• GPs to develop strategies to identify and reach vulnerable groups: Groups mentioned were people with mental health problems, those with alcohol or drug problems, people who have disengaged with care services and older people in care homes.

Recommendations for emergency care

  • Effective patient referral by ambulance services: After an acute episode of hypoglycaemia the ambulance services must refer the patient to the appropriate primary or secondary healthcare professional.
  • Access to patient records across the NHS: Consideration should be given by PCTs and ambulance trusts to the challenge of consent and clinical access to patient records across the NHS.

Recommendations for secondary care 

  • Invest in the workforce: Junior doctors and nurses must be educated and trained in the appropriate discharge procedures for people with diabetes to avoid further complications and possible readmission.
  • Appropriate access to treatments: In the new NHS the clinical community is under increasing pressure to meet the challenge of making £20 billion efficiency savings. It is imperative that clinicians are not forced to jeopardise the standard of care they make available.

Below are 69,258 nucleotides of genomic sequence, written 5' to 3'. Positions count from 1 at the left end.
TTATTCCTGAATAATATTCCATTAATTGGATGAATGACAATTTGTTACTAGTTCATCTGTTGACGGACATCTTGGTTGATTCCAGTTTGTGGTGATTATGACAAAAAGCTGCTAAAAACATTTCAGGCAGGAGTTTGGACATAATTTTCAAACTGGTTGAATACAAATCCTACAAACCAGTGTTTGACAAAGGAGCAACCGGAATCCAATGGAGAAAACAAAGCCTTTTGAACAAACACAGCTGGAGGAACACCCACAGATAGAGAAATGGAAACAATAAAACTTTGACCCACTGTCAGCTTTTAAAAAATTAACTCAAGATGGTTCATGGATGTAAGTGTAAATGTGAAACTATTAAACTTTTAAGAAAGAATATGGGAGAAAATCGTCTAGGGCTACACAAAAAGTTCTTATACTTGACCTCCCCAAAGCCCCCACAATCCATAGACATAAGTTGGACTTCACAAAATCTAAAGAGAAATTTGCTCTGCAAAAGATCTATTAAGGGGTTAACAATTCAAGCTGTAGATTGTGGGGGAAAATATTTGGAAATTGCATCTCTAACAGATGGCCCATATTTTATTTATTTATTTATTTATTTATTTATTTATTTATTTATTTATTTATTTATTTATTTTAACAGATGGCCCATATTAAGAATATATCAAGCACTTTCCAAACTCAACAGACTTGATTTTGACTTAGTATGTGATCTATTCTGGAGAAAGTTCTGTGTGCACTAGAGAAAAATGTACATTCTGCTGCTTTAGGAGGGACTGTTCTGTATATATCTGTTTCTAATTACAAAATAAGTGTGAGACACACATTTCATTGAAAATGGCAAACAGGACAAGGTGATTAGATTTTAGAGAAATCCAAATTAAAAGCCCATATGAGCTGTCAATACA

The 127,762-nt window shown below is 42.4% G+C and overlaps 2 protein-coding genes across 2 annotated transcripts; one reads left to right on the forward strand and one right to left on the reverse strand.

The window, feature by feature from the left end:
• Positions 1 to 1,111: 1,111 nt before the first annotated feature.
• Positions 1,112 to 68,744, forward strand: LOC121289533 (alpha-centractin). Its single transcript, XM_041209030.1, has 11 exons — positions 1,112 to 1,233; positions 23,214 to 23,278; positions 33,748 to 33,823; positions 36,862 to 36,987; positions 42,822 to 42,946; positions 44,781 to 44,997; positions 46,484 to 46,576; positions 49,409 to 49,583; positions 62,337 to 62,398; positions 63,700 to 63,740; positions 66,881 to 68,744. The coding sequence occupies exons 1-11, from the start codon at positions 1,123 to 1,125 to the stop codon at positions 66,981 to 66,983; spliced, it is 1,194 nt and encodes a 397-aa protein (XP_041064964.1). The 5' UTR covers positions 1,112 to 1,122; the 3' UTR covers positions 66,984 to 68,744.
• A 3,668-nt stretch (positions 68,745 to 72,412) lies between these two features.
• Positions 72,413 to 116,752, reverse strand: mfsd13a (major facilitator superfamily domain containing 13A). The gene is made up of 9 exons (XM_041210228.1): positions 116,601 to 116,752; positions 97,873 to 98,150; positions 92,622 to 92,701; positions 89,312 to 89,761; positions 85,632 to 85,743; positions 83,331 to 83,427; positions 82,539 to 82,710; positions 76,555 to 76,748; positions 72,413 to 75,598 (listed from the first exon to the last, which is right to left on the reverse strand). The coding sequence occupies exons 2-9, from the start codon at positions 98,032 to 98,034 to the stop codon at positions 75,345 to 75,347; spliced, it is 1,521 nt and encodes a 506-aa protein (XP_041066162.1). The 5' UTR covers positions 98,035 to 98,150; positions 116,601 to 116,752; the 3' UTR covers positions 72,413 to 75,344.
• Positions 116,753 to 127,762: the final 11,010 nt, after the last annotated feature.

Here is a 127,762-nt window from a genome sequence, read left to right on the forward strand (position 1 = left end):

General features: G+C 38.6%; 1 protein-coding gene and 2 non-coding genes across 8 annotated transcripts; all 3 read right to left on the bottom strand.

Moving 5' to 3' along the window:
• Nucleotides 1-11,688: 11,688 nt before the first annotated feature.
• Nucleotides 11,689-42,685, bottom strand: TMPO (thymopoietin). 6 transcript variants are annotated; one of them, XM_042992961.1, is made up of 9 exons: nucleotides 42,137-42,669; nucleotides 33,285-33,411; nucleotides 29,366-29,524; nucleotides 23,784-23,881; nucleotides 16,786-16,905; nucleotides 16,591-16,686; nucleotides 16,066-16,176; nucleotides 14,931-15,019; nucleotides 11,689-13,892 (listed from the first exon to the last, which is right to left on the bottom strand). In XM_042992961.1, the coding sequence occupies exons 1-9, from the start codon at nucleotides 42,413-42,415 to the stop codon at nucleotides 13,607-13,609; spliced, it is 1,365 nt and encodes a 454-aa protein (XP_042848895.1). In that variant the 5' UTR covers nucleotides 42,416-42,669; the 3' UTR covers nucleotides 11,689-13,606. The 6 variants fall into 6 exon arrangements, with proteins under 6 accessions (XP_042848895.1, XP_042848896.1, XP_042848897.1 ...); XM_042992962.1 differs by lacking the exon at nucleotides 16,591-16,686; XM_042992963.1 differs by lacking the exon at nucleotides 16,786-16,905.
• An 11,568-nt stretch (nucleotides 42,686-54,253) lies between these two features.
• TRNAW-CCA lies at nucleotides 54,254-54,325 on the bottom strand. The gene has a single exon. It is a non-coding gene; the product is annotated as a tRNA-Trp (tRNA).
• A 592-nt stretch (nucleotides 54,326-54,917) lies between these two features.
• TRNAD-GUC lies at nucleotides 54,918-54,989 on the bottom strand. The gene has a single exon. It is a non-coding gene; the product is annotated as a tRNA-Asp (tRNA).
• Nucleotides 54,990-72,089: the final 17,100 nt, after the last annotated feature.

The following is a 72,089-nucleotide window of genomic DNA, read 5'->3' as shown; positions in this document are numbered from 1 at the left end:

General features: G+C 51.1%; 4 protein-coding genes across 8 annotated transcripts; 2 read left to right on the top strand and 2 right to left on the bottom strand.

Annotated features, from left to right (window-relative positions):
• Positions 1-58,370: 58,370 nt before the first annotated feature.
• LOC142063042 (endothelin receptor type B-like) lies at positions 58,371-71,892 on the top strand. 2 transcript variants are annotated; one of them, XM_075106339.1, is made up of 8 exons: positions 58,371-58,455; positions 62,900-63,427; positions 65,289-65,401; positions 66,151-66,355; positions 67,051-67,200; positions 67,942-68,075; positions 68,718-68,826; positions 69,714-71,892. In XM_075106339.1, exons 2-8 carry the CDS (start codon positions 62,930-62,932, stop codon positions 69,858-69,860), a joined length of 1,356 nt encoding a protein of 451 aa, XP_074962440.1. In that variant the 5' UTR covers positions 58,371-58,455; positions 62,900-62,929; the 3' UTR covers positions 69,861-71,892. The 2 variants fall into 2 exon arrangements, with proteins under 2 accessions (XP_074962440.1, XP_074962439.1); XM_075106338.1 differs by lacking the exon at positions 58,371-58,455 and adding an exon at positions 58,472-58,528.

• Specialist care to be made available in all PCTs: Integral to optimal diabetes service provision is the availability of specialist care. Excess bed days in hospital can be reduced by 30% when the correct inpatient specialist care is available (Keeping People with Diabetes Out of Hospital Working Group, 2011).

General recommendations

  • Integrated, multidisciplinary teams: Closer working relationships across commissioning groups between community healthcare professionals such as podiatrists, dietitians and secondary care specialists is vital to ensure that the person with diabetes receives a comprehensive and consistent service.

Conclusion
It was interesting to be part of this working group. The involvement of people from ambulance trusts gave a different perspective on the issue of preventing admissions for hypoglycaemia. The recommendations of the report, if actioned, would, in my opinion, go a long way to keeping people with diabetes out of hospital. The case studies show that a number of the recommendations have been piloted in different parts of England. The value of this working group and its report will be measured by how many of the recommendations get translated into specific actions throughout the NHS in England.

Keeping People With Diabetes Out of Hospital Working Group (2011) Keeping People with Diabetes Out of Hospital. PCDS, London